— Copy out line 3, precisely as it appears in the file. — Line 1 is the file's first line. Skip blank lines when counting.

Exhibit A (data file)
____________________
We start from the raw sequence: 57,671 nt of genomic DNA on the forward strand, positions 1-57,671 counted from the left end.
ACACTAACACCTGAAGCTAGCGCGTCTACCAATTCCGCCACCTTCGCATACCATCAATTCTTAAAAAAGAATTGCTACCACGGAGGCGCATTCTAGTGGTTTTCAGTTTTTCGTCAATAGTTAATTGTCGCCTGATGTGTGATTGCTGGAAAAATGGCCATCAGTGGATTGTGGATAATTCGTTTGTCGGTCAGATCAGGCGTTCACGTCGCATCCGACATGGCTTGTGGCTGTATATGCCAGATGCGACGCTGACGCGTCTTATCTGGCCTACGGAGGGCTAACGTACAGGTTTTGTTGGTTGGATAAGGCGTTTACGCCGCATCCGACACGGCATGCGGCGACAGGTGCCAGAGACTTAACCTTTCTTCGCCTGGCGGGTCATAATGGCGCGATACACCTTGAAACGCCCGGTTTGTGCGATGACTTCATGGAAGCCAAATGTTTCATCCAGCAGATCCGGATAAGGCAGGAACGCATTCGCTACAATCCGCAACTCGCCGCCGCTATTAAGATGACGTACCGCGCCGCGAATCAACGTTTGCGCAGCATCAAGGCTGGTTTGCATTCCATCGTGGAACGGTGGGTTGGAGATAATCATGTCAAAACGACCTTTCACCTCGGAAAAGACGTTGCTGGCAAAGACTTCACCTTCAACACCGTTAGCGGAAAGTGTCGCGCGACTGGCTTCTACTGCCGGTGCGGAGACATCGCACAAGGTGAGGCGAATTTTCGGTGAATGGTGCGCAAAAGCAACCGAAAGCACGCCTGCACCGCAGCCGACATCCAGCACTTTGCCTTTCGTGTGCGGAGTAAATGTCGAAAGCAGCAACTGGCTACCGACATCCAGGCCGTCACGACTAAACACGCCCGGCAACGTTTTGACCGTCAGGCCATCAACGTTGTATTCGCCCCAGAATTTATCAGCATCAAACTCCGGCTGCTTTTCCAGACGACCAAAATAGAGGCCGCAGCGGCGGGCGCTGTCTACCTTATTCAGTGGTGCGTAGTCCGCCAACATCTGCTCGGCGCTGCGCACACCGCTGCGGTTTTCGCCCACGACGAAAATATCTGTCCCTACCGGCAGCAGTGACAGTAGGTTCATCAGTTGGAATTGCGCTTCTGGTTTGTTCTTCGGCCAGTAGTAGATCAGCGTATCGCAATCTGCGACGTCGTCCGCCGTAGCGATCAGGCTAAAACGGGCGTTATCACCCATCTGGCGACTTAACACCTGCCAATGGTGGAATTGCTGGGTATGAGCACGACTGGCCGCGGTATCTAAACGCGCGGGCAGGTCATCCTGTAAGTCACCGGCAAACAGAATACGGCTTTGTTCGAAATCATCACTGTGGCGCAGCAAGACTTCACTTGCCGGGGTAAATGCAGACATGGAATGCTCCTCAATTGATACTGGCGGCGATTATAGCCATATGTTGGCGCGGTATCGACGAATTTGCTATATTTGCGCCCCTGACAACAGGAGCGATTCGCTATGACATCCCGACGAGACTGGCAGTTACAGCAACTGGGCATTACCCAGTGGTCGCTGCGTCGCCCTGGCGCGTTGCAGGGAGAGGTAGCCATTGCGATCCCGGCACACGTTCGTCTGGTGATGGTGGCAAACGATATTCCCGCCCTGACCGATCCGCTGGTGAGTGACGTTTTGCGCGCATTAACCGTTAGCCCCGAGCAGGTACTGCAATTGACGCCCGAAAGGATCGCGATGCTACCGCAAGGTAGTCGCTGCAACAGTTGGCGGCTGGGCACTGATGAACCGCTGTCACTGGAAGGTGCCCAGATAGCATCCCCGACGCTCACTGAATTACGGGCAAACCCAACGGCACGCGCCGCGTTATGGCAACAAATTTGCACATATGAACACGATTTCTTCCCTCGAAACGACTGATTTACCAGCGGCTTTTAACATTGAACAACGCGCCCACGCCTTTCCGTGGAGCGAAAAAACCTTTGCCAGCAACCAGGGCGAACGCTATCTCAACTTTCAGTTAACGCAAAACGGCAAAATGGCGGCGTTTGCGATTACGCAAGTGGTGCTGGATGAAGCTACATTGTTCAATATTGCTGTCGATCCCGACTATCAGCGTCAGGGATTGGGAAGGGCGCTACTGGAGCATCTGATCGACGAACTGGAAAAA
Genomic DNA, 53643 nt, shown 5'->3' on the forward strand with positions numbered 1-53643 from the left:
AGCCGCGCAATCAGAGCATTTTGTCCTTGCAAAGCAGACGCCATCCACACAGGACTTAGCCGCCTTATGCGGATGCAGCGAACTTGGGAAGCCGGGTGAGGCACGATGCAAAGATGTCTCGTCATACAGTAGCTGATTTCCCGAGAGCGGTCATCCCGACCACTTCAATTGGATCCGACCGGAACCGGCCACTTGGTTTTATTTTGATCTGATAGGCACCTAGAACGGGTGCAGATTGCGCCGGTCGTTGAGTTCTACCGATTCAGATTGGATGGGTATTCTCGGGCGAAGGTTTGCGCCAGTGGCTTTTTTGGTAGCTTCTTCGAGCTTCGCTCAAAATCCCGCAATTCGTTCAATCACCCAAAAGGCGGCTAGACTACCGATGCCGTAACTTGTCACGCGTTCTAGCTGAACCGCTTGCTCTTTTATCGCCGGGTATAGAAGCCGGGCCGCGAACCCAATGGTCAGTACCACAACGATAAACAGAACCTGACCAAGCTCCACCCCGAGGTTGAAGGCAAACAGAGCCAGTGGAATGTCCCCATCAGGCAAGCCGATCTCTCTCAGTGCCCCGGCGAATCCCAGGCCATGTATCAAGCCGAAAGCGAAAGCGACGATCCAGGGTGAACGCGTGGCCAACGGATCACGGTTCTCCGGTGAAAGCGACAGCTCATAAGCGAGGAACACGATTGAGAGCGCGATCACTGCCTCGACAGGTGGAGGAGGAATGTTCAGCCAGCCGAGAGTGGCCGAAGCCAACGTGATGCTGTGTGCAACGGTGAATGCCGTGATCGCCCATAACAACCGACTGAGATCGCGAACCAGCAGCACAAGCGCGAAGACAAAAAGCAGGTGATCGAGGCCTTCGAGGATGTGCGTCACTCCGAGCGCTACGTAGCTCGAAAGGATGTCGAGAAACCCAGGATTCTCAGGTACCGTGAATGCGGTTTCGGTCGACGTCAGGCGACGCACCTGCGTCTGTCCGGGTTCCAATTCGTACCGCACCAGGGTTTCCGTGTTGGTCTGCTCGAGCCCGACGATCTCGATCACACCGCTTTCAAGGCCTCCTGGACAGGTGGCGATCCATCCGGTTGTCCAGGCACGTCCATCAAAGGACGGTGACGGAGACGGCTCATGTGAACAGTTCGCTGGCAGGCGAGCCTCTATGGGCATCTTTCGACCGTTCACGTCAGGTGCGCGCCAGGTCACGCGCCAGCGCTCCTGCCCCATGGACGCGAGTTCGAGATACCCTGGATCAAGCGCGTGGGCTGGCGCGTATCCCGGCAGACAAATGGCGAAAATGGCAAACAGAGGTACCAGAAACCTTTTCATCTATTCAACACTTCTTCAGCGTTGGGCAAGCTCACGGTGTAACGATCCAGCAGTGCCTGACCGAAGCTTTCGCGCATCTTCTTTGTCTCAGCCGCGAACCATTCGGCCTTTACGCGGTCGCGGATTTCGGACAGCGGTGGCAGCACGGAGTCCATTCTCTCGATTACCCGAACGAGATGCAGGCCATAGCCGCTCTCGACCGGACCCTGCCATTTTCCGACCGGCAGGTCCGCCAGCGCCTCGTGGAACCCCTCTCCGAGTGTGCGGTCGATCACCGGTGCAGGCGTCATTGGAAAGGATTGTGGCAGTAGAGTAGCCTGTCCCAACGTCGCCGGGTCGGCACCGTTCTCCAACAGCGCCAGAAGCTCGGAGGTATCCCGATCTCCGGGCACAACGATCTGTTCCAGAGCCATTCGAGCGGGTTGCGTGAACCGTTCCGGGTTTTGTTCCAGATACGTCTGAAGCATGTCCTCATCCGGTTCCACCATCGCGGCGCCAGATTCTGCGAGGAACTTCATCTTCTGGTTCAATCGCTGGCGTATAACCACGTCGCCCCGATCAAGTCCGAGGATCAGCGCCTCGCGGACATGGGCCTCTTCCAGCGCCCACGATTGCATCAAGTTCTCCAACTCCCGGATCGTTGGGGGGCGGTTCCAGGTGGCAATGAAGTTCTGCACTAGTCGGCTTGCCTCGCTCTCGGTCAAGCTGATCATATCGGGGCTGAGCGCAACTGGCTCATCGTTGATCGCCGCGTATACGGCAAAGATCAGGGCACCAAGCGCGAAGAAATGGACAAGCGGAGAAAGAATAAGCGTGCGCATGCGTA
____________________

Genomic DNA, 53643 nt, shown 5'->3' on the forward strand with positions numbered 1-53643 from the left: